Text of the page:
Celebrity endorsements are a dime a dozen. Throw enough money at most movie or sports personalities and they're willing to put their name behind a product. But more and more stars of film, music and sports are more interested in starting their own businesses.
While the number of failed ventures by entertainers is considerable, several celebs have managed to defy the odds and become not just successful entrepreneurs—but titans of their industries, with companies that have multimillion- or multibillion-dollar valuations.
Certainly, their fame helps. But without a sound business plan and a quality product, no company can succeed. Here are some of the celebrities that have managed to carve out second careers for themselves in the start-up world.
—By Chris Morris, special to CNBC.com
Posted 18 April 2015
An allergic reaction to a laundry detergent spurred the actress to create a company that offered truly nontoxic options, but it took a while to get people to take her seriously. "It took three years of people not getting it," Alba said at the recent SXSW conference. "It was too big of an idea." She finally convinced Brian Lee of LegalZoom to work with her, and the company launched in 2011. It tripled its revenues to $150 million in 2014 and is now valued at nearly $1 billion.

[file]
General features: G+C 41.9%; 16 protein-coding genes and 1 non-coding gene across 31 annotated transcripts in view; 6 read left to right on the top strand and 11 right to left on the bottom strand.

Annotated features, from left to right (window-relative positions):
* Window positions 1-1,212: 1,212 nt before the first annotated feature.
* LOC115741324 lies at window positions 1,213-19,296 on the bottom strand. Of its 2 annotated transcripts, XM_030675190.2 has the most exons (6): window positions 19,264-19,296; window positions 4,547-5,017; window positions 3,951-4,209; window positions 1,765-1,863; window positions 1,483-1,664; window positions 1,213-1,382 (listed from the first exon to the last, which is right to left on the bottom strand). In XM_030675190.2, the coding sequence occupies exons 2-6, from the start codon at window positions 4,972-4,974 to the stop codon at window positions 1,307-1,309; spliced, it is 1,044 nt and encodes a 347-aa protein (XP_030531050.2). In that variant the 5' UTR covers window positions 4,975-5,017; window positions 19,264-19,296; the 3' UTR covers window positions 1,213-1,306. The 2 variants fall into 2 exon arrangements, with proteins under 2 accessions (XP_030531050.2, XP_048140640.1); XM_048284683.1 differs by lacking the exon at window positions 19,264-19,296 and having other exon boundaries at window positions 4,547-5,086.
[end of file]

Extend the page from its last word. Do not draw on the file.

The road Dre (real name: Andre Romelle Young) took to entrepreneurial success is pretty well known at this point. In 2006 the rapper partnered with Interscope Geffen A&M Records chairman Jimmy Iovine to create a headphone company in response to their joint disappointment with Apple's earbuds. The brand became a cultural phenomenon and last May was purchased by Apple for $3.2 billion.
Newman was a different sort of entrepreneur than most other entertainers. Rather than adding to his wealth, he gave 100 percent of the after-tax profits from his successful food company to charity. Initially offering just a salad dressing, the company grew to sell everything from popcorn to frozen pizza. Since its 1982 founding, Newman's Own has given more than $430 million to a wide variety of charities.
It makes sense that the woman whose 1990s haircut became synonymous with the decade would find success in the hair-care industry. Aniston is co-owner of Living Proof, a hair-care company founded by biotech scientists at MIT in Cambridge, Massachusetts. The goal, she said, is to simplify hair care. The company's products are now sold in more than 1,000 locations.
The basketball legend has become a business legend as well. Since leaving the NBA, he has assembled a significant portfolio of franchises, including AMC/Magic Johnson Movie Theatres, Burger King and 24 Hour Fitness. His Magic Johnson Enterprises also owns the Aspire television network, and he's part owner of the Los Angeles Dodgers. Today MJE is worth a reported $1 billion.
Simpson's music career didn't hit the heights of some of her peers, but her fashion sense proved especially lucrative. The one-time "Newlyweds" star recently sold part ownership in her Jessica Simpson Collection to Sequential Brands for an undisclosed amount. That purchase sent Sequential's stock up more than 12 percent; not a big surprise, seeing as the annual retail sales for the brand came in at approximately $1 billion.